Acura, Infiniti, Cadillac, and Lexus have their work cut out for them, because the current contenders for best mid-size luxury car are all very compelling. They also all happen to be German. Audi, BMW, and Mercedes-Benz rule this sector, if not in terms of overall sales, then at least in terms of perception. Executives and engineers from the other makers consider the A6, the 5-series, and the E-class benchmark sedans. But which of these three is the best?
The Mercedes and the Audi are available only with manu-matic transmissions, but the BMW can be ordered with a manual, a sequential manual, or a manu-matic. While you must use the shift levers to effect manual changes on the BMW and Mercedes automatics, the Audi has steering-wheel buttons, which are a real advantage on challenging roads. Although the adaptive autoboxes are pretty good at responding to any variation in driving style, the comfort-oriented E-class in particular prefers early upshifts and late downshifts. It also has the slowest and least progressive throttle, a relatively passive gearbox, and an engine that does not particularly like to rev but, ironically, needs to be revved to deliver.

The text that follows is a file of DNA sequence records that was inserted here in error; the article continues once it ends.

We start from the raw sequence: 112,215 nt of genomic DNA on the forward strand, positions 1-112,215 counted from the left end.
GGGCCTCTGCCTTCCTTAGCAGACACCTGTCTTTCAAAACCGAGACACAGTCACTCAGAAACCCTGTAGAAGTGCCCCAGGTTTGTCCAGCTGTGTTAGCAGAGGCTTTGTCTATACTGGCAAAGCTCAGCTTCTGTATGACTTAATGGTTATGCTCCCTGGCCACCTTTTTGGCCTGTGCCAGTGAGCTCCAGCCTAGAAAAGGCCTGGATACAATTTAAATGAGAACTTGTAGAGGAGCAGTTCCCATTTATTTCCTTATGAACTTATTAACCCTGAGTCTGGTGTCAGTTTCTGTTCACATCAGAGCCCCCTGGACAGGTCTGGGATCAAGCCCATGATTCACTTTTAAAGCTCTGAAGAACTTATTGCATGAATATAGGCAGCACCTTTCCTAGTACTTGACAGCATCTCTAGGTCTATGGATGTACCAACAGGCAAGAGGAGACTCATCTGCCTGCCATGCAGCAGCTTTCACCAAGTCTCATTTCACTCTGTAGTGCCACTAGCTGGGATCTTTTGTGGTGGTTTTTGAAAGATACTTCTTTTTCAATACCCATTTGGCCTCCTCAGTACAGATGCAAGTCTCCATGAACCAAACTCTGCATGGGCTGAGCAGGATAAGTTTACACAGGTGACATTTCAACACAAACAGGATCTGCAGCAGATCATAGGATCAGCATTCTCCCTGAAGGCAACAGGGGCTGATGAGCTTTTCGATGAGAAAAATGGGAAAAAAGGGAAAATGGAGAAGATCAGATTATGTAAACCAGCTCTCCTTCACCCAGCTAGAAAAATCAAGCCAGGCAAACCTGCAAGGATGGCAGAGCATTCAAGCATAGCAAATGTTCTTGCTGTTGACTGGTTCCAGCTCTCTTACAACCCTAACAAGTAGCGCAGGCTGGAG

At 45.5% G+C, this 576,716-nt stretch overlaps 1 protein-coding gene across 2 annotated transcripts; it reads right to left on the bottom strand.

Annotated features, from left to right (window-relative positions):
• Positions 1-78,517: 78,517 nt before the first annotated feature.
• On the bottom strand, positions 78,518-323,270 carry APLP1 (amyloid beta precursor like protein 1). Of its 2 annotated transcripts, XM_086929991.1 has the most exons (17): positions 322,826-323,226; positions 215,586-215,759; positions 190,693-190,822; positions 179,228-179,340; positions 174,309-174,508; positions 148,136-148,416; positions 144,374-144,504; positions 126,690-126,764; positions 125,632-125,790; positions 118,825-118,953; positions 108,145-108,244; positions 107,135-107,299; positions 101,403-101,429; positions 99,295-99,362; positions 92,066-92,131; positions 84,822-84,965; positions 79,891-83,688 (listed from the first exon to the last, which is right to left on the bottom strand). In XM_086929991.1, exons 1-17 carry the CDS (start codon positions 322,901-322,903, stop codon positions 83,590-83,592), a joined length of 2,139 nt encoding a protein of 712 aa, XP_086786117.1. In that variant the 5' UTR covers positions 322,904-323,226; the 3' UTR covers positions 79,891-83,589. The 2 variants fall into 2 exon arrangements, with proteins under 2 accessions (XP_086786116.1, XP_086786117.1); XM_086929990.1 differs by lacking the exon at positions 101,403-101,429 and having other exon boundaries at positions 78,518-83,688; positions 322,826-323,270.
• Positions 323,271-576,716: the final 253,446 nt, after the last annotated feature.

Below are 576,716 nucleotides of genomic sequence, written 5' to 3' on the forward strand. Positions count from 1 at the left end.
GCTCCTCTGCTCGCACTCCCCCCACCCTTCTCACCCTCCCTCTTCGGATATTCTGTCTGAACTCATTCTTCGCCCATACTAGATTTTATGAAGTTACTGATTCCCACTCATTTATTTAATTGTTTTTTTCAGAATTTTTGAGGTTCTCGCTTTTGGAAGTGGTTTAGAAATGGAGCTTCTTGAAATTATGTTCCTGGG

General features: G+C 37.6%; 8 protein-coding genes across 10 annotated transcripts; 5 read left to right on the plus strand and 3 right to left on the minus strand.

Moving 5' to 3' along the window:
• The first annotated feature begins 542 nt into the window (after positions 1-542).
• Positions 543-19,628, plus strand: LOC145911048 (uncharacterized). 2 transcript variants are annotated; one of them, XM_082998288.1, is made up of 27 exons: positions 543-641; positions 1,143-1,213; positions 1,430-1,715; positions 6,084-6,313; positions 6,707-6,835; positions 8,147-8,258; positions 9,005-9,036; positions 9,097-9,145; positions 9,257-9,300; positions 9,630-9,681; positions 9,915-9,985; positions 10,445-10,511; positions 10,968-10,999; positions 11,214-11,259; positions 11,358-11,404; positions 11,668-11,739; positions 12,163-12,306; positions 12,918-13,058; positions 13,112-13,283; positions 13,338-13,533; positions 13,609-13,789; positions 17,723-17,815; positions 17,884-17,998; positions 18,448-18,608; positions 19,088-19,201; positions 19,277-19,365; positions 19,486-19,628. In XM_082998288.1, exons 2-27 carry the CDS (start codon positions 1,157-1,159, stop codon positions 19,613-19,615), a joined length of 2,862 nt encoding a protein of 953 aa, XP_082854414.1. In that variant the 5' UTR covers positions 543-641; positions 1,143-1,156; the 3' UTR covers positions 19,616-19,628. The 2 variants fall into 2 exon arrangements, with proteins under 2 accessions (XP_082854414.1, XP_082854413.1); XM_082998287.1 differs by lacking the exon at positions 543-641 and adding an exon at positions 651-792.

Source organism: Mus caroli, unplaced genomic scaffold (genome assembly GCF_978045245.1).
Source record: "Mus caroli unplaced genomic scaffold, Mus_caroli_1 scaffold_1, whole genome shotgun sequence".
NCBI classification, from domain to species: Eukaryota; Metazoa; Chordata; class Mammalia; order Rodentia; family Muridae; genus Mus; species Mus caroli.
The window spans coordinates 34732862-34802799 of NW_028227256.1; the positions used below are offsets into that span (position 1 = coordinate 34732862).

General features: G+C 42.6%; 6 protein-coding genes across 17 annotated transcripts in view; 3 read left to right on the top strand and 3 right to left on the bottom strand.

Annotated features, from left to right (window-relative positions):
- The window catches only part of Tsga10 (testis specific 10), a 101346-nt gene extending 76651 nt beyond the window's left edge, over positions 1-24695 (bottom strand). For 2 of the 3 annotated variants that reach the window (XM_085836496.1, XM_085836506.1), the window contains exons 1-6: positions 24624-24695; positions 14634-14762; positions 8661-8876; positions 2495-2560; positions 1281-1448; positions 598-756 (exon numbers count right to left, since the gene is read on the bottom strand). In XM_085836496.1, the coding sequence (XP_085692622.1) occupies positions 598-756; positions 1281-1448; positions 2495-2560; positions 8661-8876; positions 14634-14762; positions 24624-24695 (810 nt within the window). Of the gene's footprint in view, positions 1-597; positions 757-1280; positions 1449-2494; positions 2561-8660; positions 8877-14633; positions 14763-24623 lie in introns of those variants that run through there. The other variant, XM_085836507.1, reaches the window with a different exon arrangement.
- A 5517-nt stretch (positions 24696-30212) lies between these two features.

When it comes down to it, victory does not go to the Mercedes. Even though it was launched just two years ago, in early 2002, the strong-selling E-class is already beginning to show its age. It is well packaged and terrific-looking and has a great overall image, but it is disappointing on the road. Compared with the 530i and the A6, the E320 has the most sluggish driveline, the least engaging steering, and the spongiest brakes. In addition, its chassis is neither particularly comfortable nor very sporty.